Whiteboard as a Crucial Tool For Efficient Crisis Communication Meetings

After hundreds of crisis exercises and real activations for acute or smouldering crisis situations, Robbert wrote an article for Be Prepared explaining his favourite whiteboard layout and his reasoning behind it. With this article, we hope to accelerate the evolution towards a common recognised and used whiteboard structure for crisis communication teams. You can read the English translation below or download the original Dutch article at the end of the article.

Ask any crisis communicator what they need to thrive and you will notice that, next to food, water and a stable internet connection, a whiteboard will most likely be on that list. This should be no surprise: whiteboards are the tool to coordinate and guide crisis communication teams’ through meetings in stressful circumstances. But how do you structure this board for crisis communication?

No crisis room without some whiteboards. They are amongst the most used tools during crisis meetings, enabling crisis teams to build a better shared information picture about the situation at hand. Because without a shared information picture there cannot be a shared judgement, let alone decisions that everyone agrees with. This really is the biggest benefit of the whiteboard: by focusing on the board and letting everyone report their information, actions and needs, you are making sure that everyone is looking at the same traffic incident, industrial fire or storm damage. This is no luxury during crisis.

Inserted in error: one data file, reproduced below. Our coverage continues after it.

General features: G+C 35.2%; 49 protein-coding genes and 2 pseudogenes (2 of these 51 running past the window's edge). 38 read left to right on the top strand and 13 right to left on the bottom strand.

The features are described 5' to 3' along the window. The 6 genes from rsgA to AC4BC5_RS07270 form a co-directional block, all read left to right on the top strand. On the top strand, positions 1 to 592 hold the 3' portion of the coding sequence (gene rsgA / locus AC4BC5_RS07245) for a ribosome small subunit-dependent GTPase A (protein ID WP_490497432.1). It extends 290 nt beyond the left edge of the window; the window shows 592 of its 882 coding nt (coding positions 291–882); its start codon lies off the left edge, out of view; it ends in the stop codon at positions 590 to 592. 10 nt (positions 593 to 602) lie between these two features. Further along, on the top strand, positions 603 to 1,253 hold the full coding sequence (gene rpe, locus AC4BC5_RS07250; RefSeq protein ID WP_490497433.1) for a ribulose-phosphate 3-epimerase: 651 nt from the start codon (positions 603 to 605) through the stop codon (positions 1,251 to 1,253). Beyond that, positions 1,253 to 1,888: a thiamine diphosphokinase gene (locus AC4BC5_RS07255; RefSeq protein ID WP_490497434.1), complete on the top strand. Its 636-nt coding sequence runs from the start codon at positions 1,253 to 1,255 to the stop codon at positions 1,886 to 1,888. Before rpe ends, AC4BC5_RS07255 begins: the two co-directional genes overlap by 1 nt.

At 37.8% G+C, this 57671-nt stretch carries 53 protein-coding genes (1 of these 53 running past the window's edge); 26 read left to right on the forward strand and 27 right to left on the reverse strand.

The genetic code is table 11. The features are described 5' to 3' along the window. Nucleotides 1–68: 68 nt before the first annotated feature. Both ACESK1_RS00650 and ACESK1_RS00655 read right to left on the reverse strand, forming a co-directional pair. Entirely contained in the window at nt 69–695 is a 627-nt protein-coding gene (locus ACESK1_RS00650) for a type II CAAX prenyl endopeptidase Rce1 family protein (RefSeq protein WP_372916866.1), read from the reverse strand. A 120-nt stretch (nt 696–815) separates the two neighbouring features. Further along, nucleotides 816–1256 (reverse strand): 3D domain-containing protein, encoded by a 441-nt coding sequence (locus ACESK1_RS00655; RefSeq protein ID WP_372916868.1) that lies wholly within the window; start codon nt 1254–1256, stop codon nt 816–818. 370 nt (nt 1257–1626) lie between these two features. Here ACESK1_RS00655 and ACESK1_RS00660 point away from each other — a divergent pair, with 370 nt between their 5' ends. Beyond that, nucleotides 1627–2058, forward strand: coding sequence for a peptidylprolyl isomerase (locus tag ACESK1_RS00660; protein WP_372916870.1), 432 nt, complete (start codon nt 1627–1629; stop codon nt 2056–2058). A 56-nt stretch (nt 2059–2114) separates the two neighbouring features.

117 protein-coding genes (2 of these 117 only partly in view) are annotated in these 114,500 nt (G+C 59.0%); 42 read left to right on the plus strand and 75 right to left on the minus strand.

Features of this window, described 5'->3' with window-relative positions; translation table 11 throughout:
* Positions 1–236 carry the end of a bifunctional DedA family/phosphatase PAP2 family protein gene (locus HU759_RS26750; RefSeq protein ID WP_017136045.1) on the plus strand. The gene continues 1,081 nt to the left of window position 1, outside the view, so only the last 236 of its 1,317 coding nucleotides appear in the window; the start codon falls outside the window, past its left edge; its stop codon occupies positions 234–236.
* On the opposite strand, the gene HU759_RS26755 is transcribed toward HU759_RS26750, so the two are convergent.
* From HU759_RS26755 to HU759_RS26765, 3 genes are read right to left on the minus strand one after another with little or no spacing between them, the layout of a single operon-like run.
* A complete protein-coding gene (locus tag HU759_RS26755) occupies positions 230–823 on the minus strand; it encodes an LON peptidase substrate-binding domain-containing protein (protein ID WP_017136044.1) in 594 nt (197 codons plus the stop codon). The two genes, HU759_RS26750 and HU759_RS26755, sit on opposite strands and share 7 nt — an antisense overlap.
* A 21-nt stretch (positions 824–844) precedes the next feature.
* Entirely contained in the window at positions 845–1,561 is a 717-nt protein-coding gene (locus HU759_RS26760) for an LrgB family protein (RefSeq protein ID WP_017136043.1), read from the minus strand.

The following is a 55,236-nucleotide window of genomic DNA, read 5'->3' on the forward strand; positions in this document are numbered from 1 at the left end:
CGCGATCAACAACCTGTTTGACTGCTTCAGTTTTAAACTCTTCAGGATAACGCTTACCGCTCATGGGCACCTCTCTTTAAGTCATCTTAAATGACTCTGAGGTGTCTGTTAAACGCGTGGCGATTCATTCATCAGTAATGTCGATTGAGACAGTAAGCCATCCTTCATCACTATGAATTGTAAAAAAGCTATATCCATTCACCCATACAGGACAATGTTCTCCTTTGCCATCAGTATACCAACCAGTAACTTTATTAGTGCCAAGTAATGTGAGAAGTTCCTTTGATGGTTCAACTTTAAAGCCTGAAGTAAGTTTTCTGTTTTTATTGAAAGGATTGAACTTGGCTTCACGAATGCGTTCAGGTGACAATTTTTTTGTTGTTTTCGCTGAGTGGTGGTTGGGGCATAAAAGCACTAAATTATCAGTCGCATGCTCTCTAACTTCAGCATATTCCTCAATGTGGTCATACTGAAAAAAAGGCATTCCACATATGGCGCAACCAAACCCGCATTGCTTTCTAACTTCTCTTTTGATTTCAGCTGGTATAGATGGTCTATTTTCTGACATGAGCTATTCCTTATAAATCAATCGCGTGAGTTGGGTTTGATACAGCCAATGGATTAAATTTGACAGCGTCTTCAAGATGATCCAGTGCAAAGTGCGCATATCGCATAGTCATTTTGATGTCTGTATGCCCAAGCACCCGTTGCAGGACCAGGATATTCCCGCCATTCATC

Challenges for crisis communication

Ofcourse the whiteboard is not exclusive for crisis communications teams. Whether it is an operational meeting in the Command Post or a strategic meeting in the Coordination Committee at the (local) government, there’s a whiteboard on the wall everywhere people are dealing with crisis. Also the individual Disciplines (eg. firefighters, police or medical services) are exploring new ways to use the whiteboard.  It is truly fascinating to see how emergency services are using the whiteboard to improve their tactical and operational command. Some even go the extra mile by drawing the crisis situation, litterally creating a shared information picture, on the whiteboard. Consider for example the Parisian fire brigade, drawing the Notre Dame Cathedral in 3D during the fire early 2019. Quite the advertisement for the use of whiteboards, is it not?